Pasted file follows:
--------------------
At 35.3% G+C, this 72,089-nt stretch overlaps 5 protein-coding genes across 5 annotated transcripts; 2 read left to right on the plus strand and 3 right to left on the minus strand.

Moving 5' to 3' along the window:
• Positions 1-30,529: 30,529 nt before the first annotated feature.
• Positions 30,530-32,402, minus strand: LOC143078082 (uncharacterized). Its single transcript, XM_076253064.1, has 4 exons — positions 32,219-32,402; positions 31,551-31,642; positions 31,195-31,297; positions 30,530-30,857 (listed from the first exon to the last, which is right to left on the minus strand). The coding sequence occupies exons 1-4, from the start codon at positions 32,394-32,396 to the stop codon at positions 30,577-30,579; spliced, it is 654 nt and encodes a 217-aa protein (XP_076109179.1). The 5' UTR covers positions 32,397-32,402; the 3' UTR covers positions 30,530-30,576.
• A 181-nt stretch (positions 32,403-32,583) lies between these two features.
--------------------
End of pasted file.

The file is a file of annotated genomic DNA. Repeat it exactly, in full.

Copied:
At 35.3% G+C, this 72,089-nt stretch overlaps 5 protein-coding genes across 5 annotated transcripts; 2 read left to right on the plus strand and 3 right to left on the minus strand.

Moving 5' to 3' along the window:
• Positions 1-30,529: 30,529 nt before the first annotated feature.
• Positions 30,530-32,402, minus strand: LOC143078082 (uncharacterized). Its single transcript, XM_076253064.1, has 4 exons — positions 32,219-32,402; positions 31,551-31,642; positions 31,195-31,297; positions 30,530-30,857 (listed from the first exon to the last, which is right to left on the minus strand). The coding sequence occupies exons 1-4, from the start codon at positions 32,394-32,396 to the stop codon at positions 30,577-30,579; spliced, it is 654 nt and encodes a 217-aa protein (XP_076109179.1). The 5' UTR covers positions 32,397-32,402; the 3' UTR covers positions 30,530-30,576.
• A 181-nt stretch (positions 32,403-32,583) lies between these two features.